Stephen Harper will pledge money to help Afghanistan pay for its own army after foreign troops leave in 2014, but he has so far resisted pressure to extend the Canadian Forces training mission there, officials say.
At a NATO summit in Chicago where the alliance's leaders were keen to show their war-weary publics that they're sealing an accelerated exit strategy, the Prime Minister was in no rush to commit Canadian trainers to stay after 2014, when most other foreign soldiers will be gone.
Instead, he is set to announce Monday that Canada will offer financial assistance to help pay for Afghanistan's own army and police – joining other nations in contributing to meet Kabul's projected $4-billion-plus budget shortfall.
The Obama administration has led a campaign to persuade allies to commit funds, asking Canada to pledge $125-million a year for the three years after 2014 – although Canadian officials wouldn't say Sunday how much Ottawa will pony up. Comparable nations, including Australia, Britain and Germany, have each pledged between $100-million and $200-million a year.
NATO, keen to ensure that plans to withdraw combat troops over the next two years don't appear to be a rush to abandon Afghanistan, had also looked for Canada to extend the mission of about 950 trainers past 2014 – with NATO Secretary-General Anders Fogh Rasmussen applying new public pressure on Mr. Harper as the summit opened Sunday.
But Canadian officials said Mr. Harper will not commit to extending the training mission at this summit – although they would not say whether he will categorically rule out an extension at a later date.
"A lot of discussion here today [is]about what happens post-2014, and a key discussion around sustainability," Defence Minister Peter MacKay told reporters at the summit. "So that doesn't necessarily mean troop contributions, or trainers. That means giving the Afghans the resources that they need to continue to make progress, and hold the fort."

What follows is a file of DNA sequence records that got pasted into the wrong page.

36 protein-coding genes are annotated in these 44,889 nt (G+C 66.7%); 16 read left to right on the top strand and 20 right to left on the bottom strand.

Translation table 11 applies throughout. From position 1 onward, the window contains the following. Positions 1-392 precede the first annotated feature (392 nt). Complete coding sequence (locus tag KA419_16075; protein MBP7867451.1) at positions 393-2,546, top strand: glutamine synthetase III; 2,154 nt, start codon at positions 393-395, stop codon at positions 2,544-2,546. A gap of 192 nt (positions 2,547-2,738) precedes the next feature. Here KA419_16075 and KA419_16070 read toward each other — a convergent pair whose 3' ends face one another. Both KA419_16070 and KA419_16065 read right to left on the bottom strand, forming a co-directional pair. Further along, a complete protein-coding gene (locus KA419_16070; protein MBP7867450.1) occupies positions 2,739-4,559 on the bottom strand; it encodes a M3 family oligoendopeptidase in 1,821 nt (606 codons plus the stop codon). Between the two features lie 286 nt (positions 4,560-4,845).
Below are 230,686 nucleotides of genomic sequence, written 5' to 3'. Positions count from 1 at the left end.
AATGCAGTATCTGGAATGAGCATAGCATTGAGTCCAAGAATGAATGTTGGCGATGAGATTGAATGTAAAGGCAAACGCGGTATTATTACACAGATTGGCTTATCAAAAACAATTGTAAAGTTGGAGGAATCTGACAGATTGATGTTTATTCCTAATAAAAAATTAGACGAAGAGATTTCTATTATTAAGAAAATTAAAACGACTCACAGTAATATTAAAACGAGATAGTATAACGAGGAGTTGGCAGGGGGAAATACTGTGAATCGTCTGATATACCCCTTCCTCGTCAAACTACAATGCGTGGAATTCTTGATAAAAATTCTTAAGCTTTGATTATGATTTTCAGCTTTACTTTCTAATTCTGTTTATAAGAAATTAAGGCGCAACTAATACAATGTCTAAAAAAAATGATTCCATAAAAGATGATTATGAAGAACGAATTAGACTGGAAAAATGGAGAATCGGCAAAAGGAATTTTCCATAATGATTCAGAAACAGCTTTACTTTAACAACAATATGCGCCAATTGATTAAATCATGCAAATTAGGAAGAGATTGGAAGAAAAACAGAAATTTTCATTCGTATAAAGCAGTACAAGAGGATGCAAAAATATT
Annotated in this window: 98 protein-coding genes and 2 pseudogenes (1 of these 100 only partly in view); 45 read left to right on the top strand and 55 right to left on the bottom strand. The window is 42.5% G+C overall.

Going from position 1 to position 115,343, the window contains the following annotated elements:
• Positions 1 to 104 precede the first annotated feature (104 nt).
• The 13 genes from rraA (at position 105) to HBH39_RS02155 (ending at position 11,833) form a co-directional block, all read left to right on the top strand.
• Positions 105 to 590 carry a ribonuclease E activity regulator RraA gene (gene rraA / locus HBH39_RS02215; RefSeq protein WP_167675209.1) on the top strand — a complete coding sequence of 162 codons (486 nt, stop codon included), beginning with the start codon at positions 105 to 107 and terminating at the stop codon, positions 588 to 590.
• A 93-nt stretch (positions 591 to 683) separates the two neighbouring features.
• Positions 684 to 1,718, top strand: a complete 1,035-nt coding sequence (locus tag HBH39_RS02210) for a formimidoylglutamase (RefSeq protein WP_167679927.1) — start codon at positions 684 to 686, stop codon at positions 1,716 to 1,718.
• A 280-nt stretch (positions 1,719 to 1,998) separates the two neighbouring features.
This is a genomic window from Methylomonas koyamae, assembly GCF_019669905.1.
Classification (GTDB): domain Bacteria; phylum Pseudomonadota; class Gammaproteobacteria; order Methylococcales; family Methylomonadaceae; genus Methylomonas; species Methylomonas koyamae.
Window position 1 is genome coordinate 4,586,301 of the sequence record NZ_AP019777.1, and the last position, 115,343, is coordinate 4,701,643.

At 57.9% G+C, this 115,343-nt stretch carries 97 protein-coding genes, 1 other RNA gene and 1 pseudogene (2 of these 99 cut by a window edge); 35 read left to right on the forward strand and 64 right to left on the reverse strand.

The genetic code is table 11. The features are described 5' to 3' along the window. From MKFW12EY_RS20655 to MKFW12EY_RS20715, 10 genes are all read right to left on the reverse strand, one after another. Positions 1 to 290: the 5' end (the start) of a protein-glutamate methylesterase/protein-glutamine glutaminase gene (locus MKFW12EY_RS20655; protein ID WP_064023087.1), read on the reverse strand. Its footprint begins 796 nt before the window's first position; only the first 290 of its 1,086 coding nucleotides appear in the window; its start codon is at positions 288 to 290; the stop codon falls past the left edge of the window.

The NATO goal is to raise pledges of $4.1-billion per year, but even that is likely only to pay for a smaller Afghan force than the current 352,000. The NATO leaders are expected to endorse a reduction, perhaps to as low as 228,500 soldiers and police.
The thorny questions about whether the sums will be enough, and whether Afghanistan's government can survive against insurgents when most foreign troops are withdrawn, have been given relatively scant attention at this summit. In Chicago, the emphasis has been on speeding the exit strategy, and the pledges of funds for Kabul to pay its own troops are part and parcel of that.
NATO leaders here will formally embrace plans to speed the exit strategy, handing over the lead role in combat to Afghan forces by mid-2013 – rather than 2014 – and shifting to a "support" role. The foreign combat troops – which currently number 130,000, including 90,000 U.S. troops – are to leave by the end of 2014.
But some will go sooner: France's new President, François Hollande, confirmed that his country's troops will leave Afghanistan by the end of this year.
Mr. Obama, at a meeting with Afghan President Hamid Karzai Sunday before the summit opened, even looked forward to a not-so-distant future when war would be over. NATO leaders, he said, would be "painting a vision post-2014 in which we have ended our combat role, the Afghan war as we understand it is over, but our commitment to friendship and partnership with Afghanistan continues."
It only took one peek outside Chicago's heavily fortified McCormick Place, the convention centre where leaders of NATO countries met, to see why he's rushing to see a brighter future after a decade of war: In Mr. Obama's own home turf of Chicago, thousands of anti-war protestors gathered outside, with some engaging in a shoving match with police.
For Mr. Obama and many NATO leaders, the issue is not that their summit attracted protestors, but that the protestors' message increasingly reflects the public mood, with support for the war at a low level in many NATO countries
Mr. Obama, running for re-election in November, is clearly seeking to ensure Afghanistan is not an issue, and hopes this summit will offer a show of global support for a quick exit strategy.
"The loss of life continues in Afghanistan. There will be hard days ahead," he said at his meeting with Mr. Karzai. "But we're confident that we are on the right track, and what this NATO summit reflects is that the world is behind the strategy that we've laid out."